This post is a continuation of discussion of issues raised in Dan Haybron’s book, “The Pursuit of Unhappiness”, and my last post, ‘What is happiness?’
I ended my last post suggesting that Dan Haybron overstates the difference between positive emotional states and being satisfied with one’s life.
My objection relates specifically to an example in which Haybron attempts to separate a person’s emotional condition from her dissatisfaction with her life in order to show that if you take away the former it is not clear that the latter involves unhappiness.
Haybron writes: “Consider a small-town resident, impressed by television depictions of city life, who believes her environs dull and unsophisticated. Dissatisfied with her life she wants to get out. Later, having done so, she realizes that her old life was actually rich and fulfilling with none of the anxiety and loneliness of urban life. She might conclude that, while she had indeed been dissatisfied in her former life, she was nonetheless happy” (p 150).
It seems to me that this attempt to separate the person’s dissatisfaction with life from her emotional state doesn’t work. It seems to me that she was clearly not happy in her former life because she thought she had the option of living a happier life in the city. Her problem was that the comparative judgement that led her to feel dissatisfied with small-town life was made on the basis of inadequate information. If she had followed Dan Gilbert’s advice (“Stumbling on Happiness”) and talked to some of her friends who had moved to the city, she would have been in a better position to know how she would feel after she moved. In possession of this better information it is reasonable to suppose that she would make a more favourable judgement about small-town life and feel happier.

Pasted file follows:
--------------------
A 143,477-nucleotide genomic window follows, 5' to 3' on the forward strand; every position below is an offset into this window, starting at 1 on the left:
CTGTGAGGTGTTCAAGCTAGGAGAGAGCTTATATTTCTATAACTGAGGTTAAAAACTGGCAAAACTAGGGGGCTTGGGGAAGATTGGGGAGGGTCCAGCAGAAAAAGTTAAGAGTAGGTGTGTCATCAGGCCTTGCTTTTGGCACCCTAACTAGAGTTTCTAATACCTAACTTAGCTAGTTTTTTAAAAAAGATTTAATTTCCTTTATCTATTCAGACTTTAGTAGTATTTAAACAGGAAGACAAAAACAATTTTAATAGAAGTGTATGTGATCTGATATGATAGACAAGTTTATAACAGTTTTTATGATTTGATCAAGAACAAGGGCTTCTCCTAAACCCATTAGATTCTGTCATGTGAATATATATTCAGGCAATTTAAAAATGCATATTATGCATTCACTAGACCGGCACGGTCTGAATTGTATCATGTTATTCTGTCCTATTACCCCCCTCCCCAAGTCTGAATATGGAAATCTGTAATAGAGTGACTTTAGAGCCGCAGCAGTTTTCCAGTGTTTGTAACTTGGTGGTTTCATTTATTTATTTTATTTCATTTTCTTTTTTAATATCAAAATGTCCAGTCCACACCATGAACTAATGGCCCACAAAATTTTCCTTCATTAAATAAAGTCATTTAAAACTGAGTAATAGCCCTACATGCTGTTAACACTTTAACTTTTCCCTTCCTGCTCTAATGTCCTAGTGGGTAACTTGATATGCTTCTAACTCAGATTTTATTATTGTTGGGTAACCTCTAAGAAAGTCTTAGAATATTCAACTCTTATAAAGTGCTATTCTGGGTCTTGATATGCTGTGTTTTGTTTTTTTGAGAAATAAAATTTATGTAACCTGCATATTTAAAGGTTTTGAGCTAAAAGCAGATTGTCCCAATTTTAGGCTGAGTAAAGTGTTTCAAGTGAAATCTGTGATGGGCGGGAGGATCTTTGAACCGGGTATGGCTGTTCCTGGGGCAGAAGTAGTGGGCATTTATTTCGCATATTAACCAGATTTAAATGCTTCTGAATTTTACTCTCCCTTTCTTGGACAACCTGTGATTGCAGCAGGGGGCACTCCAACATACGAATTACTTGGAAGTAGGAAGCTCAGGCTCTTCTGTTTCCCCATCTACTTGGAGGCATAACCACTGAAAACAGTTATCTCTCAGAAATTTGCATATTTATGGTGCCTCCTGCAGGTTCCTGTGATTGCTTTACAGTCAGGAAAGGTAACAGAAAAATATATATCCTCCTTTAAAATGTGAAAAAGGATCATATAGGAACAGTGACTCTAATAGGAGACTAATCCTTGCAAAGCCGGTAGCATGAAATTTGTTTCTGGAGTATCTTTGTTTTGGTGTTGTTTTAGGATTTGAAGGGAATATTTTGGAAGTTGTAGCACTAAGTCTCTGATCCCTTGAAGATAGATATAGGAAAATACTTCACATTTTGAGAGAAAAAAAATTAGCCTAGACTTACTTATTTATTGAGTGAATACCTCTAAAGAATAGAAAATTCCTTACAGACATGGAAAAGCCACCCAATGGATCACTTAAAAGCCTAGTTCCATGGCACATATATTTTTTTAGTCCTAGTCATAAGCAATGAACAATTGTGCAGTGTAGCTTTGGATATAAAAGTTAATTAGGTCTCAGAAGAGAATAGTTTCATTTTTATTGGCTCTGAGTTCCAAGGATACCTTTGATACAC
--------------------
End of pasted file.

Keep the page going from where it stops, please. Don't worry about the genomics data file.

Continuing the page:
Is it ever possible for individuals to make the judgement that they are satisfied or dissatisfied with life without referring to their emotional states? Perhaps it would be possible for some individuals to judge themselves to be satisfied with life from a purely intellectual point of view, without being happy. But would such people actually feel satisfied with life? I don’t think so.
This still leaves doubt about the relationship between life satisfaction judgements and happiness. Does it make sense to define happiness as “lasting and justified satisfaction with life as a whole”? (Charles Murray adopts this as his working definition of happiness in what I have previously described as the best book about pursuit of happiness and good government). It seems to me, however, that this definition encompasses factors that contribute to human well-being and flourishing that are additional to the positive emotional states involved in Haybron’s definition of happiness.
Perhaps “lasting and justified satisfaction with life as a whole” should be viewed as a definition of well-being rather than as a definition of happiness. Haybron might be right that life satisfaction is a dubious candidate for a major life goal because it is “too easy to come by” (p 99), but I think the requirement for justification meets this objection. The requirement for justification also has the virtue of recognising that human well-being requires the exercise of practical wisdom.